The Office of Disability Issues has just launched a consultation to ask Disabled People how to make choice and control a reality in their lives.
The consultation, launched on 11 June, invites stakeholders to give their views on the best way to deliver the Right to Control.
The ODI encourages responses from Disabled People, their organisations, public bodies, commissioners and service providers.
The consultation runs from 11 June – 30 September 2009.
Consultation on Right to Control (PDF, 78 pages, 3.71 MB)
Consultation on Right to Control – Easy Read (PDF, 92 pages, 2.12 MB)
To request a copy of the consultation in Braille, audio CD or BSL DVD email firstname.lastname@example.org or telephone 020 7449 5093.
What is the right to control?
The Right to Control is about shifting the balance of power from the state to the individual and recognising that disabled people are the experts in their own lives.
Why is the right needed?
At the moment, many Disabled People do not have the sort of choice and control over their lives that Non-Disabled people take for granted. The Government is therefore committed to providing greater choice and control over the support they receive from the State.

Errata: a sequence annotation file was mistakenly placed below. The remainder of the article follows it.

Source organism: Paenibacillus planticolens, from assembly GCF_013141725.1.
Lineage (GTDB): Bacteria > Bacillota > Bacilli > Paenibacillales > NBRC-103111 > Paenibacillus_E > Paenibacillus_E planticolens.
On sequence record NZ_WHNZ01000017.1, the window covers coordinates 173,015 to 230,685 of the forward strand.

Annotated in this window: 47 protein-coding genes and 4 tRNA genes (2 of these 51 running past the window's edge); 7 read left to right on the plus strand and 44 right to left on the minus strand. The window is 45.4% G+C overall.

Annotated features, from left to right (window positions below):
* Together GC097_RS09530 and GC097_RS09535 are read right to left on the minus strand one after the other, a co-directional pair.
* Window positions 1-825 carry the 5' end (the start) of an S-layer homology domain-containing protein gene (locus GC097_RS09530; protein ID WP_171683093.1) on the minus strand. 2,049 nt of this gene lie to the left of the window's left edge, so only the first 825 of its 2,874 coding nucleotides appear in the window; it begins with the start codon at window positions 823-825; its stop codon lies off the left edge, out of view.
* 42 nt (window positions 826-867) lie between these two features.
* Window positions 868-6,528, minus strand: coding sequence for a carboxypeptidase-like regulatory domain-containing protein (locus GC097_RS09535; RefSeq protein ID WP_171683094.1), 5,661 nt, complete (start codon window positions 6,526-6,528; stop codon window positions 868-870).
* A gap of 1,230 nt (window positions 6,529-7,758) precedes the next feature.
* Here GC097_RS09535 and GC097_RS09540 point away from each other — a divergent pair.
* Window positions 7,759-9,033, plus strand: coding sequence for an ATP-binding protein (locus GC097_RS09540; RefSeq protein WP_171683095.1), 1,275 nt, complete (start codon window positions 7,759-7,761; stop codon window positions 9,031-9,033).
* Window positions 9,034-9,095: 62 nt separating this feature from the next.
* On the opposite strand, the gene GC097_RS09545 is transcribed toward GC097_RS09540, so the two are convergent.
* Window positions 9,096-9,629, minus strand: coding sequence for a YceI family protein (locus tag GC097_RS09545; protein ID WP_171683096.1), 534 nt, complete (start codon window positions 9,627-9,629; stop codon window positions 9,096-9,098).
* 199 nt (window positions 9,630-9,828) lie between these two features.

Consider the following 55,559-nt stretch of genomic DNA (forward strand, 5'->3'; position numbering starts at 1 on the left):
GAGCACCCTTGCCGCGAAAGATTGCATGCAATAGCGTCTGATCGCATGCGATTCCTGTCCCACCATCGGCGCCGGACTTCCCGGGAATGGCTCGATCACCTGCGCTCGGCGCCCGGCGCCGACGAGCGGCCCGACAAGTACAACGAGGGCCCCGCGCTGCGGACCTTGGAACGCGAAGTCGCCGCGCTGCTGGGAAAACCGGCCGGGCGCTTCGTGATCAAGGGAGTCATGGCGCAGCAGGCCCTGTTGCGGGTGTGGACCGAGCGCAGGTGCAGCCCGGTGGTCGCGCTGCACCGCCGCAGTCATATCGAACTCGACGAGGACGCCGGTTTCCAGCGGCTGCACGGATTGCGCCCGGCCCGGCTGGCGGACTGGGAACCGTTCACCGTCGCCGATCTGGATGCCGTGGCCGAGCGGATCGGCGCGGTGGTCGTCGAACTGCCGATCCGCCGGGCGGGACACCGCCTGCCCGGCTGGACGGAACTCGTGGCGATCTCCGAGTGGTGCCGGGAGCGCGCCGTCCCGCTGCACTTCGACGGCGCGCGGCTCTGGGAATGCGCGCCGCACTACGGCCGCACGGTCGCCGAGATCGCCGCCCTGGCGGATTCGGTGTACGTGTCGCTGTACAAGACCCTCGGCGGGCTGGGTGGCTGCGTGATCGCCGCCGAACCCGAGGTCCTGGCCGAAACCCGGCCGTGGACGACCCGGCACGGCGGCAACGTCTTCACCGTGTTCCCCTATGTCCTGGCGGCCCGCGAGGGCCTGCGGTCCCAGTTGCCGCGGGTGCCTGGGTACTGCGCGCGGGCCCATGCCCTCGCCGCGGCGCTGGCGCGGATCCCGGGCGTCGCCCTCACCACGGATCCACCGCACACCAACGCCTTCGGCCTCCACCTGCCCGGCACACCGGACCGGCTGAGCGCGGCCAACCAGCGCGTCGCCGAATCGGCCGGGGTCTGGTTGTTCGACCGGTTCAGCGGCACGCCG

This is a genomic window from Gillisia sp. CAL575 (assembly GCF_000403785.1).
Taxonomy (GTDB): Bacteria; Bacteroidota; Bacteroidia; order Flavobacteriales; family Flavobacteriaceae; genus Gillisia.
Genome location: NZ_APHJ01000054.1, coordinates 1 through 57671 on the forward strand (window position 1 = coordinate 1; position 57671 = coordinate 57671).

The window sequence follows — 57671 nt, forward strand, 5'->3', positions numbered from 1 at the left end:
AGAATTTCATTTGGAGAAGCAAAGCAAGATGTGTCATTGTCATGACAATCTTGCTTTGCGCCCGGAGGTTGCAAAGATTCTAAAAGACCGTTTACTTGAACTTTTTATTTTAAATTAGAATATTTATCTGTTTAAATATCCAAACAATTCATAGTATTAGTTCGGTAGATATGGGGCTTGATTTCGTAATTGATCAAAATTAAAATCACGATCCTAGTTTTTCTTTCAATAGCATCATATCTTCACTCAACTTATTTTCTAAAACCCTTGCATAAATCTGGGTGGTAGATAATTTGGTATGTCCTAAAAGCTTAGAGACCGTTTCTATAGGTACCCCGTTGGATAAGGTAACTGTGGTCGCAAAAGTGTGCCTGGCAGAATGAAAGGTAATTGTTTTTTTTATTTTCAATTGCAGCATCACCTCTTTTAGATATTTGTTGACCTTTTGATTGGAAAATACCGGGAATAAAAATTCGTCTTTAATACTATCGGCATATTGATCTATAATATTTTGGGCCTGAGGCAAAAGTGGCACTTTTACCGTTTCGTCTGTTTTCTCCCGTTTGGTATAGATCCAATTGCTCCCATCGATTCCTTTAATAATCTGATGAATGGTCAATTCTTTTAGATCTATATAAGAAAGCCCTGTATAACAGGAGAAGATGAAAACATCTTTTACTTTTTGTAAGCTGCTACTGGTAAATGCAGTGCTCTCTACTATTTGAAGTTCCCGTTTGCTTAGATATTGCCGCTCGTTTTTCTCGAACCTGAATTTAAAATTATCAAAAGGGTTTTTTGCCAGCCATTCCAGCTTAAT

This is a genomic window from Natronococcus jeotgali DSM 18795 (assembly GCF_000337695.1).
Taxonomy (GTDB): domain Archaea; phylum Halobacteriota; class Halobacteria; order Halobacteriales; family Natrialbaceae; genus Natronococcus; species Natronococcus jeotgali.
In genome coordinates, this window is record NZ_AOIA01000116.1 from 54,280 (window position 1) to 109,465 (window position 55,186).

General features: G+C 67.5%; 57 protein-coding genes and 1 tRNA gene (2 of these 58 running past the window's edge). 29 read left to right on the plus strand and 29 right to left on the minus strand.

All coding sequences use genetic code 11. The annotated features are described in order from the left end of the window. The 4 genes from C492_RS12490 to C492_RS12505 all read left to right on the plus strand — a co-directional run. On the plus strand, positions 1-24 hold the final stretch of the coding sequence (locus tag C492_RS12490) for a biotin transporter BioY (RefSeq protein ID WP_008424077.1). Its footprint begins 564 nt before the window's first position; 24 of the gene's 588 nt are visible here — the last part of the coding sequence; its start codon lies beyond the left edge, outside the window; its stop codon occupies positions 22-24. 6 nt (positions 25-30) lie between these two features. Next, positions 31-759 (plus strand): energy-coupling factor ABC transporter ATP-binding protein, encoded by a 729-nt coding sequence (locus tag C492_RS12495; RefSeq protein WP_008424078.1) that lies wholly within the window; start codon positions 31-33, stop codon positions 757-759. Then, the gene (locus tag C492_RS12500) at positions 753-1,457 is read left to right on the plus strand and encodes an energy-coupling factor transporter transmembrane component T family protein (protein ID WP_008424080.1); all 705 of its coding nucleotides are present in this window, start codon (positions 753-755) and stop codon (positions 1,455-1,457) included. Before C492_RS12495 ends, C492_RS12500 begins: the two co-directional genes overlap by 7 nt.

How will the right be introduced?
From 2010, we will test how the Right to Control will work. We will do this by trying out the Right to Control for Disabled Adults in a number of local authority areas in England. These will be called trailblazer sites.
How does the right fit with the Welfare Reform Bill?
The Welfare Reform Bill currently before Parliament enables the Secretary of State to make regulations to give Disabled People greater choice and control over support provided by the state. The Right to Control is part 2 of the Bill.
The Bill has completed its passage through the House of Commons. There was strong support across the House, with members on both sides warmly welcoming the increased choice and control this policy will deliver. As of June 2009, the Bill is before the House of Lords.
The Hansard page on the Welfare Reform Bill can be found on the Parliament website and includes the full text of the Bill, explanatory notes and reports from the debates.